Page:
With many of us now working from home or stuck in isolation currently without work, it’s easy to fall into a trap of stagnating activities, watching TV, scrolling your social media and eating to pass the time. However, the best way to get through these difficult and unprecedented times might be to finally sit down and write the novel you’ve always wanted to create.
We all say we don’t have enough time to get creative and let our minds run free. So, what’s stopping you now? Don’t let that creativity go to waste – read on for 6 tips to get you started and writing that novel.
Make Sure You Have the Tools You Need
It’s easy to get distracted from the task in hand, especially if you find yourself stopping partway through to organise or attain something. So, when you sit down to write your novel, if you have everything you need already arranged and managed, you’re more likely to focus on the task in hand. Consider having the following:
- Spell checking software
- A plagiarism checker or software (see this website)
- Plenty of paper and pens so you can write down ideas
- A printer with plenty of ink
- Novels and other materials that inspire you
As mentioned above, it’s far too easy to become distracted from the task in hand. So, make sure you’re eliminating as many distractions as possible. Turn off the TV and the radio, only listen to music if it inspires you, find something quiet for the kids to do for a while, log out of your social media and leave your smartphone in another room.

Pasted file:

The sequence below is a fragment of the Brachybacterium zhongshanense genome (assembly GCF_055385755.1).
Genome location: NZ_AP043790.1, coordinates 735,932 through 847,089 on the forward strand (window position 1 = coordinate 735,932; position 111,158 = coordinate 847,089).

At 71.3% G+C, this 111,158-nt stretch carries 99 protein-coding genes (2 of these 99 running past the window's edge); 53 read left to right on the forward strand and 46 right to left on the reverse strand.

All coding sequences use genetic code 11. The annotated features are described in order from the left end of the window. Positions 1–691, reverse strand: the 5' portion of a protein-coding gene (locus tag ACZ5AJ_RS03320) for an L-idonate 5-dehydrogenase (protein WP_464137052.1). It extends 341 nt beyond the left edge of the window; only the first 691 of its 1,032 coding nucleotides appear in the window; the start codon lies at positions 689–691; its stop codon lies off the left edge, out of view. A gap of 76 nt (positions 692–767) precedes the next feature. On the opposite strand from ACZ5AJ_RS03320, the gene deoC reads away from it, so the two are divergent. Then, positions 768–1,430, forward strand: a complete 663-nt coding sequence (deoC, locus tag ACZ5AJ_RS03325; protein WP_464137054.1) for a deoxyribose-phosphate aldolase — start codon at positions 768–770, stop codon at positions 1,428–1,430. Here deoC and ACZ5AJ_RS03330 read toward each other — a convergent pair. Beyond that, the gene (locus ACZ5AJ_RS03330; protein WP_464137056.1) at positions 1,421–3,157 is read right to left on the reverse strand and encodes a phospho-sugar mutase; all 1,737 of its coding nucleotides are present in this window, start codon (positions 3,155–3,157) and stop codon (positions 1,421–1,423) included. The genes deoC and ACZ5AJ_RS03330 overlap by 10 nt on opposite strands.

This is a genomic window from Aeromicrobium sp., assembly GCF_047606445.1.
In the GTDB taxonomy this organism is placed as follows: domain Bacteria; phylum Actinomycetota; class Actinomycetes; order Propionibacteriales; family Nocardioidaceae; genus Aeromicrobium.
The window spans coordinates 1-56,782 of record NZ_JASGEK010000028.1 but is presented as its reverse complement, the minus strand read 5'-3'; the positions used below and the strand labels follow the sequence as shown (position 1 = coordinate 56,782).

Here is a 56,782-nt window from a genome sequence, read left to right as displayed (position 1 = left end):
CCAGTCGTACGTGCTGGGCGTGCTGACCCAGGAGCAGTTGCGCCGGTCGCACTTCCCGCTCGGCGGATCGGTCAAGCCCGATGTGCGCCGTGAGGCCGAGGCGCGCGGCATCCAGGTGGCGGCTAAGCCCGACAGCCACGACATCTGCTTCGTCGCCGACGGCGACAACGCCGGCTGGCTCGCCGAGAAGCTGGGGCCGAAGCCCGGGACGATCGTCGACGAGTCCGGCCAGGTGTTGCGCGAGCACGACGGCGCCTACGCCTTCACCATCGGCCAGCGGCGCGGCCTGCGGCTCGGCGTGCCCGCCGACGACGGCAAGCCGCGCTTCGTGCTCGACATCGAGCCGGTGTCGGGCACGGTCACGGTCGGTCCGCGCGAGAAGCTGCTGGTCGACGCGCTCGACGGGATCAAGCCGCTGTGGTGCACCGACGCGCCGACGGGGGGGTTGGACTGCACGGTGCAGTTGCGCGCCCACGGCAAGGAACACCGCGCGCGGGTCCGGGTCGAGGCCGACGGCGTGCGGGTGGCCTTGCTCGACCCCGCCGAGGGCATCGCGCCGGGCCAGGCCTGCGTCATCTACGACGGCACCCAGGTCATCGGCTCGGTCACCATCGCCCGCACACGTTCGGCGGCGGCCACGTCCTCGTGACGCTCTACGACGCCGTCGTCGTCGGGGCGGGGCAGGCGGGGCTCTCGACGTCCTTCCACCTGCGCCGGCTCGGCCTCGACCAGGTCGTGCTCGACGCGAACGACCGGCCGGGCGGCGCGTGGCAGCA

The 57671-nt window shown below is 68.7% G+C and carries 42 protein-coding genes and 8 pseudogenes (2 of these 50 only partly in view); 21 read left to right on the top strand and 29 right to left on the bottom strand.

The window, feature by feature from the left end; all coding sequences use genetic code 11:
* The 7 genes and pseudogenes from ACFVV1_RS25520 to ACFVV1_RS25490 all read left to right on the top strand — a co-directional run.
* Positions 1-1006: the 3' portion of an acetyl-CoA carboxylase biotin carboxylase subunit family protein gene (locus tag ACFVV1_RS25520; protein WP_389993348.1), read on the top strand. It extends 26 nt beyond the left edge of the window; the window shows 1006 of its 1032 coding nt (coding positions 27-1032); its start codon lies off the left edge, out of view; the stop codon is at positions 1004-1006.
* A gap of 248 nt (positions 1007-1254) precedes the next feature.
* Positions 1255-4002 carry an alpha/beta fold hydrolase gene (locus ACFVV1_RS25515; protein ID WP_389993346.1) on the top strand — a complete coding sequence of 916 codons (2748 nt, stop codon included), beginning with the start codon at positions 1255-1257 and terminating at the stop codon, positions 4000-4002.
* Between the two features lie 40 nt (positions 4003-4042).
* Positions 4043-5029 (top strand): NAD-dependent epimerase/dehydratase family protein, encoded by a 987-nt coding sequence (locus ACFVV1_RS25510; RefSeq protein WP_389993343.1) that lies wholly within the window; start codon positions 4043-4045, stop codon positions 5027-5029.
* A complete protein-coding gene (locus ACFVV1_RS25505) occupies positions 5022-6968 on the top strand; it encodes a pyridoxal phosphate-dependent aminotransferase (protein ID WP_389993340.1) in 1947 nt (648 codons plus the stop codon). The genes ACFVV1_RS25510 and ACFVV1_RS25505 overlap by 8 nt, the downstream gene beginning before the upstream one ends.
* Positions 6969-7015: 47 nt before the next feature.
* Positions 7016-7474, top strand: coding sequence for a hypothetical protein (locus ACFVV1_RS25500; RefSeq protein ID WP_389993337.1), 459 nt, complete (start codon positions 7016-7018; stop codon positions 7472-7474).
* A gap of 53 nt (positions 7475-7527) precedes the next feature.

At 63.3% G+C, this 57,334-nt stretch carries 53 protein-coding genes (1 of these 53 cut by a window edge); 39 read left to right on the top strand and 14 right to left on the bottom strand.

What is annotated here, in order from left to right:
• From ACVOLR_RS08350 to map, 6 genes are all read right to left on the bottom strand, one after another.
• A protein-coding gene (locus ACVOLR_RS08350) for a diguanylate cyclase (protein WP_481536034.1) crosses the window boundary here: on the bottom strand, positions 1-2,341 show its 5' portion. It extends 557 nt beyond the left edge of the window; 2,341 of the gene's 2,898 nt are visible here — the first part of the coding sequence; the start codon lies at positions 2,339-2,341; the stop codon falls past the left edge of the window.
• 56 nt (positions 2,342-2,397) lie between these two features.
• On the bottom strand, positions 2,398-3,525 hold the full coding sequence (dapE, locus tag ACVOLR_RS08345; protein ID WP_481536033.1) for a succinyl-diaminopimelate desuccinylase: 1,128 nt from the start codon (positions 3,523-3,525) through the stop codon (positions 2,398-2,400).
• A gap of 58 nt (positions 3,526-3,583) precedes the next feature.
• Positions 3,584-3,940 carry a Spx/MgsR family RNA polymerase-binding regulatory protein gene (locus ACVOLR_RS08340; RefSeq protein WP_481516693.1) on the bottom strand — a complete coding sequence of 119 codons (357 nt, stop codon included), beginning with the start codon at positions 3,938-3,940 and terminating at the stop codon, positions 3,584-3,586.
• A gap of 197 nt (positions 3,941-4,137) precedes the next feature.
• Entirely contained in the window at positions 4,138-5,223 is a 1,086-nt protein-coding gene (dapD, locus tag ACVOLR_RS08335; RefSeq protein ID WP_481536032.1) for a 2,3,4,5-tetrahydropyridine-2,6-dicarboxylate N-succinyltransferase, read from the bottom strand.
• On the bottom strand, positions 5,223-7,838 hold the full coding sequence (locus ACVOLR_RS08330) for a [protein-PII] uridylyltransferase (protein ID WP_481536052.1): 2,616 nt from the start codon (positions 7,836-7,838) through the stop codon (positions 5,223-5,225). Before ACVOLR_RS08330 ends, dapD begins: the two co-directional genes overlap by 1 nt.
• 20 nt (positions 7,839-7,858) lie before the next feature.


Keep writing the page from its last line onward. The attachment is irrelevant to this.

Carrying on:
Decide on a Theme
The theme of a book is where you can play with the key issues of society, from racism to gay rights, love and hate, family dynamics and everything in between so you must get to grips with the theme you’re contemplating of using and explore all the different avenues you could take your character down.
Get to Know Your Characters
Of course, you wouldn’t have much of a novel without a character or two, so you must get to know your characters so you can portray them well on the page. Consider their names, their backgrounds, their quirks or annoying habits, be specific and you’ll find that they take on your tale all by themselves. Writers with an artistic flair often draw their characters as a way to get to know them and visualise them better.
Maintain a Good Structure
Consider structuring your story into parts 1,2 and 3. Having a simple, straightforward plan will help you maintain your focus and help your story move along its natural arc. The last thing you want is to have written over 100,000 words and yet your characters haven’t gotten anywhere. A simple writing structure will help you.
Writing is meant to be enjoyable, so avoid putting too much pressure on yourself, and enjoy your new creative freedom.